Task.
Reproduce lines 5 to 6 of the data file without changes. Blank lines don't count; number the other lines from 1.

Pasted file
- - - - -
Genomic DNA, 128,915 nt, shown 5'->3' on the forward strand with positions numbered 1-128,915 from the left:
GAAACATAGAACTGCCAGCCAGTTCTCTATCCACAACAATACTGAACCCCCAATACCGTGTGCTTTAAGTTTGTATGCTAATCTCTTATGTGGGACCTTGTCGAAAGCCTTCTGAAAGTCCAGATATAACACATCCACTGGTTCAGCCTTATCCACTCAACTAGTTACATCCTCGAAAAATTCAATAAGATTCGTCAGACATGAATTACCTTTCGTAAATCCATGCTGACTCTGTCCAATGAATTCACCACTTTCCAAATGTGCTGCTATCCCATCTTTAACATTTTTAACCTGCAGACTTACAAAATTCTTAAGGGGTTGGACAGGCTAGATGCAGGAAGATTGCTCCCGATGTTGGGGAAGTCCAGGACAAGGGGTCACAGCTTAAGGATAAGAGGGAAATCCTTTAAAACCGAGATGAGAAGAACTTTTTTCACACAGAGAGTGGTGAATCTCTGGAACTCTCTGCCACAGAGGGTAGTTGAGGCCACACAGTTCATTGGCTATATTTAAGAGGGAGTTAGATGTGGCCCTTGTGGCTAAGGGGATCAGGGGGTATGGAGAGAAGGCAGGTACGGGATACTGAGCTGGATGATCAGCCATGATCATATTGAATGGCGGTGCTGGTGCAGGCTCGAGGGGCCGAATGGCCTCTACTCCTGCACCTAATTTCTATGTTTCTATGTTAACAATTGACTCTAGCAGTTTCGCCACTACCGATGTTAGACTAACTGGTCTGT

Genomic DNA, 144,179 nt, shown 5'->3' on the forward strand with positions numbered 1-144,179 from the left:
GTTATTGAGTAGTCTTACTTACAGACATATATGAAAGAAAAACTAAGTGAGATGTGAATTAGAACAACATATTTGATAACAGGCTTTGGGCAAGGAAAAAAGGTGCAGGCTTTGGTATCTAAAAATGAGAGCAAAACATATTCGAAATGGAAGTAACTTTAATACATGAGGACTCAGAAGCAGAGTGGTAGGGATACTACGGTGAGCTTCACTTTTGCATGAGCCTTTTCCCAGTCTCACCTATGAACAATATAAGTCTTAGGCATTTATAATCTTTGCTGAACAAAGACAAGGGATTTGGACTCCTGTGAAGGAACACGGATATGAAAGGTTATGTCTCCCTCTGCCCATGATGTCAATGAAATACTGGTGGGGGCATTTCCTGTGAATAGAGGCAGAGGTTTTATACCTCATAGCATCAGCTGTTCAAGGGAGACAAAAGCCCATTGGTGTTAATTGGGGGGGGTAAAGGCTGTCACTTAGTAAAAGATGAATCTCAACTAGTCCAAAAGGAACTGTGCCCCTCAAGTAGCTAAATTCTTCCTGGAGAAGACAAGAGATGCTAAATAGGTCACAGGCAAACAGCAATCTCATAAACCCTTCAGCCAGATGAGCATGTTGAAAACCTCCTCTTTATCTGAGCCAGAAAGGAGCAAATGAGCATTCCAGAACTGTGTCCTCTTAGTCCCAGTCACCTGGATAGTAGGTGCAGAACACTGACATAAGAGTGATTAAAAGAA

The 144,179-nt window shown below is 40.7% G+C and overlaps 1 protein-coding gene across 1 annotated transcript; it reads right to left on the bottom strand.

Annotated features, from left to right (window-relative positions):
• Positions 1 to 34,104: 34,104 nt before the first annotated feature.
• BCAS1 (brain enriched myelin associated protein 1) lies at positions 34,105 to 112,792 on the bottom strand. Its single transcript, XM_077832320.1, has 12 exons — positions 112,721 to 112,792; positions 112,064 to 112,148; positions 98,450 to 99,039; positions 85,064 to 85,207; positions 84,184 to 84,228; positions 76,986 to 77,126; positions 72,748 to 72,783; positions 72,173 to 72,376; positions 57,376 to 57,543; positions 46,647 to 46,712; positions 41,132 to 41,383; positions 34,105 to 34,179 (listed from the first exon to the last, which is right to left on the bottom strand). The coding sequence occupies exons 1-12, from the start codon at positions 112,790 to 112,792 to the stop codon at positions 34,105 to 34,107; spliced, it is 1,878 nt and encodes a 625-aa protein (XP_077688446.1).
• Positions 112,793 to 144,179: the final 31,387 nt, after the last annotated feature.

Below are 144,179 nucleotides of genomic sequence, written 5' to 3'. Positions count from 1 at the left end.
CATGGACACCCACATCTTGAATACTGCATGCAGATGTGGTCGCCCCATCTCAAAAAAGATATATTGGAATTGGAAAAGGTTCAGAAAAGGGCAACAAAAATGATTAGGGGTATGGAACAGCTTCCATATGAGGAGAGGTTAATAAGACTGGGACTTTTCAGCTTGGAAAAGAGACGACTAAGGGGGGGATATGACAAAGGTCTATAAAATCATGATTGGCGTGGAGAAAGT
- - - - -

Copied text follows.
The 144,179-nt window shown below is 40.7% G+C and overlaps 1 protein-coding gene across 1 annotated transcript; it reads right to left on the bottom strand.

Annotated features, from left to right (window-relative positions):